Bloc Private Sector Posts Strong Performance, EUR/USD Exchange Rate Fails to Capitalise
The Euro US Dollar (EUR/USD) exchange rate extended its fall on Monday, failing to capitalise on the robust performance of the bloc’s private sector and still sitting firmly under the thumb of Friday’s extraordinary US employment readings.
Businesses in the Eurozone began 2018 in their best shape in over a decade, with IHS Markit’s final Purchasing Managers’ Index (PMI) reading for January printing at 58.8, up from December’s 58.1 and beating the flash estimate of 58.6.
This is the highest reading since June 2006 and well above the 50-point mark that divides expansion from contraction, with robust job creation and increasing backlogs of work driving business optimism higher and higher.
Bert Colijn shared his thoughts on the readings:
‘The optimism reflects the strong economic upturn that the Eurozone is experiencing, which continues to be broad-based and is set to continue in the months ahead. Backlogs of work are increasing, job creation is historically very strong and new orders continue to pour in. This makes for a rosy growth outlook’.
This news helps justify European Central Bank (ECB) policymaker plans to halt the bank’s quantitative easing (QE) programme – with QE expected to end completely by the end of the year – though it proved ineffective in slowing the US Dollar’s rally.
Jerome Powell Takes Over as US Fed Chairman, USD Exchange Rates Continue Rally
The US Dollar (USD) extended its rally on Monday, continuing to benefit from Friday’s run of robust employment figures but also gaining on fresh comments from previous Fed Chairman Janet Yellen, who waxed optimistic about the state of the US economy.
Yellen asserted that solid economic growth, rising wages and a tightening labour market means that the US central bank will likely continue its process of gradually raising interest rates.
‘The economy is growing at a healthy, solid pace. The job market is strong and inflation is low… The Federal Reserve has been on a path of gradual rate increases, and if conditions continue as they have been, that process is likely to continue, and as it does we would expect long rates to move up’.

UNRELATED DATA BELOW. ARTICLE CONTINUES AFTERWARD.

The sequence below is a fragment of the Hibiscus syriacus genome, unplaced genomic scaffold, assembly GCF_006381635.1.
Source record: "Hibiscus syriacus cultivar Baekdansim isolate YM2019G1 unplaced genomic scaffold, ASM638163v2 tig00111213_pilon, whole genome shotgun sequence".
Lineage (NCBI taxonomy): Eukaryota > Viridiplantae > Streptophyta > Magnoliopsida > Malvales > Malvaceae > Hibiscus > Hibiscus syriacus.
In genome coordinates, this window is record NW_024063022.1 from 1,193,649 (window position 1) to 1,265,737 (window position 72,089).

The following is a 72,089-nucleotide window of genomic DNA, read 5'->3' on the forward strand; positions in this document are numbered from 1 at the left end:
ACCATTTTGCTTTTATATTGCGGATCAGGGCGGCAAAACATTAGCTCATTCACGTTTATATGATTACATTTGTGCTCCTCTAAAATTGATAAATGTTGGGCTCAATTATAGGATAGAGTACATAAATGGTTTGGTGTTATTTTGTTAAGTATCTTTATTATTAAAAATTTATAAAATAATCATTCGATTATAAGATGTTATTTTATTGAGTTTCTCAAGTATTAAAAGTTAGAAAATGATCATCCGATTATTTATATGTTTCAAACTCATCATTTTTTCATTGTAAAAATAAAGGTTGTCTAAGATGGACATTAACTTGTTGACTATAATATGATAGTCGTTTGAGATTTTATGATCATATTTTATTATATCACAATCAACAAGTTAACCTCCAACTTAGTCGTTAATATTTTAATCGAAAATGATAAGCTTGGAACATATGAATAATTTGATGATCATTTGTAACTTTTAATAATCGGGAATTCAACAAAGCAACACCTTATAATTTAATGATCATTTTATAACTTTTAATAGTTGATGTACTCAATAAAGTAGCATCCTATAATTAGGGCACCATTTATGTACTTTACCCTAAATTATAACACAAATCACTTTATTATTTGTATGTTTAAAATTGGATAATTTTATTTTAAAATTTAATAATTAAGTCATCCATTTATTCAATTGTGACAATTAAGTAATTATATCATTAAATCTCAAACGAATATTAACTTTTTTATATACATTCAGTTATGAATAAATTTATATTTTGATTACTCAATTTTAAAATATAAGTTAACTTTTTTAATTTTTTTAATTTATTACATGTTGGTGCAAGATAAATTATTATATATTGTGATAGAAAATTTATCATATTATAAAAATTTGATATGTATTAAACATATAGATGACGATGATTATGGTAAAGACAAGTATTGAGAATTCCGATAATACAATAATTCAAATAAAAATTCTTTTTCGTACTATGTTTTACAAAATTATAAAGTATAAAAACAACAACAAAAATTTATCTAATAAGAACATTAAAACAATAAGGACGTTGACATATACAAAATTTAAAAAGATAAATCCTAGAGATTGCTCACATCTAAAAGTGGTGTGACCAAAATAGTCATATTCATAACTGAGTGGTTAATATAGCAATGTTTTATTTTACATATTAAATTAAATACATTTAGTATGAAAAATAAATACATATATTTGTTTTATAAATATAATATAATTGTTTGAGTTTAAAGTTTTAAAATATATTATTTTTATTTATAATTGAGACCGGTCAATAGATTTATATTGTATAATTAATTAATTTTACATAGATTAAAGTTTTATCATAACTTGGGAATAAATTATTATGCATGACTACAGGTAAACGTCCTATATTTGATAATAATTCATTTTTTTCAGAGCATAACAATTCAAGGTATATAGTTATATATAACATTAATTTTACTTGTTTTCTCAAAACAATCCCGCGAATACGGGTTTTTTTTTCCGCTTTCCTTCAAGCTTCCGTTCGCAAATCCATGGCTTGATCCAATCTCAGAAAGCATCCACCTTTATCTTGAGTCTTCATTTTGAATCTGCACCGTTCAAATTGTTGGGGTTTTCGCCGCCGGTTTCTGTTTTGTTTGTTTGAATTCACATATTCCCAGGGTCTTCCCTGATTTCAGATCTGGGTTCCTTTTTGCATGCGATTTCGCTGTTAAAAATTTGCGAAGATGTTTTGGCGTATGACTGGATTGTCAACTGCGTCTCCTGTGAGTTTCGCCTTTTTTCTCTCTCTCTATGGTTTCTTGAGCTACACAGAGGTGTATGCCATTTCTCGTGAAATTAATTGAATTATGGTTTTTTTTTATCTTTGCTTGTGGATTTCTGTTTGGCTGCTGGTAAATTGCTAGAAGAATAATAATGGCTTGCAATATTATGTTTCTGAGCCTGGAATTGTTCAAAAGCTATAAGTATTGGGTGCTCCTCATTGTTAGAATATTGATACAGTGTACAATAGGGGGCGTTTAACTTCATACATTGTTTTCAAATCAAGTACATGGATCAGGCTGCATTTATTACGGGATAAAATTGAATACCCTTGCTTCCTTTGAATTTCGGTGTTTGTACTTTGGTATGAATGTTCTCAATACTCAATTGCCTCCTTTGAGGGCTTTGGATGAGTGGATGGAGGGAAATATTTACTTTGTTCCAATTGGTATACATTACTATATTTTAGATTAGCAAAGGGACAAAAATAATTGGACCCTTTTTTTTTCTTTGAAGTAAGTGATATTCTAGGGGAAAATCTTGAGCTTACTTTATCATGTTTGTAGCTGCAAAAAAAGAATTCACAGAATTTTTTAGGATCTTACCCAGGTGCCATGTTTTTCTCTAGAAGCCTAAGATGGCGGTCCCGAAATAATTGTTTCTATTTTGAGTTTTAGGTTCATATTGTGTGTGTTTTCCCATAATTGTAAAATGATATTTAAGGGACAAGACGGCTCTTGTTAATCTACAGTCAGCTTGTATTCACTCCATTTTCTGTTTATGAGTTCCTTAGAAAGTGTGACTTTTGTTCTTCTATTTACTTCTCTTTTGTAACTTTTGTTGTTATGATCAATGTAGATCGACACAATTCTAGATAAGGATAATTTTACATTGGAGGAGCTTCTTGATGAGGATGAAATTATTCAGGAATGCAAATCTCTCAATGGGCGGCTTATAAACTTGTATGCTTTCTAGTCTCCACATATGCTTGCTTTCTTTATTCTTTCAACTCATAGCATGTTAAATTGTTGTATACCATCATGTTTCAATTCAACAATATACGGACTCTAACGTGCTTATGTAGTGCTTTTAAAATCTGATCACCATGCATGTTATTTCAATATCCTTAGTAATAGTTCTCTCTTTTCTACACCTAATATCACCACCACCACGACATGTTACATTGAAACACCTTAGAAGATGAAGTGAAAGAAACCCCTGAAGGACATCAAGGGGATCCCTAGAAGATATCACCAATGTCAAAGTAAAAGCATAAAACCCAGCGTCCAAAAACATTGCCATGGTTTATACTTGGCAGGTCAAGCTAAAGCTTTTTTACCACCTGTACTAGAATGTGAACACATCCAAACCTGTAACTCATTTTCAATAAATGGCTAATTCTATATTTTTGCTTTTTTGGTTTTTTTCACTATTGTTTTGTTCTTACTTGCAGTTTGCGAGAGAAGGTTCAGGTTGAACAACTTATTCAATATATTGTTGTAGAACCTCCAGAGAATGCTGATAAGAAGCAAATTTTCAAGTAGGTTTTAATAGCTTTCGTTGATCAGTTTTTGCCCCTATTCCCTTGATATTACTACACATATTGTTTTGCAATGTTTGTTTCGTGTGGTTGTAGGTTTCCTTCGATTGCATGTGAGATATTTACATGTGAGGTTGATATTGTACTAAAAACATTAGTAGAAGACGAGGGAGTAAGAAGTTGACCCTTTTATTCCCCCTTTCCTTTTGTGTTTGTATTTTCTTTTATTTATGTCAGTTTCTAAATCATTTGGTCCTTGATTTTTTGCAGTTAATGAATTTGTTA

Markets currently hope that this optimism will continue now that the guard has changed, as it were, with Jerome Powell having taken position as Chairman.
Powell is largely expected to continue with a similar stance to Yellen, hence the market reaction to such a dramatic shift in leadership has, thus far, been muted.
Nonetheless, Powell could soon be tested as the markets look for guidance on the recent sweeping tax reforms, with optimism on the tax package liable to send the ‘Greenback’ higher and pessimism liable to give the EUR/USD exchange rate some room to breathe.
EUR/USD Exchange Rate Forecast: ECB Policy Commentary Liable to Cause volatility
ECB President Mario Draghi is due to give a speech in Strasberg today, with markets keen to assess any statements made regarding the ECB’s QE program.
If Draghi talks down the prospect of cutting the ECB’s QE scheme then the Euro could encounter some difficulties.
Conversely, any optimism, particularly on the back of such a robust performance in the bloc’s private sector, will be seen as a sign that the central bank is on track to end its QE program as originally scheduled.
With inflation in the bloc remaining so low the market focus will likely remain on this aspect of monetary policy.
Looking ahead, markets will also assess America’s imminent ISM non-manufacturing/services composite reading for January, as well as the US trade balance, due Tuesday and comments from various Fed policymakers spread throughout the week.
Similar to Yellen, it is quite possible that many of these speakers will espouse upbeat perspectives on the US economy and indeed point to hawkish action for the policy decision in March – sentiment that could continue to put the EUR/USD exchange rate under pressure.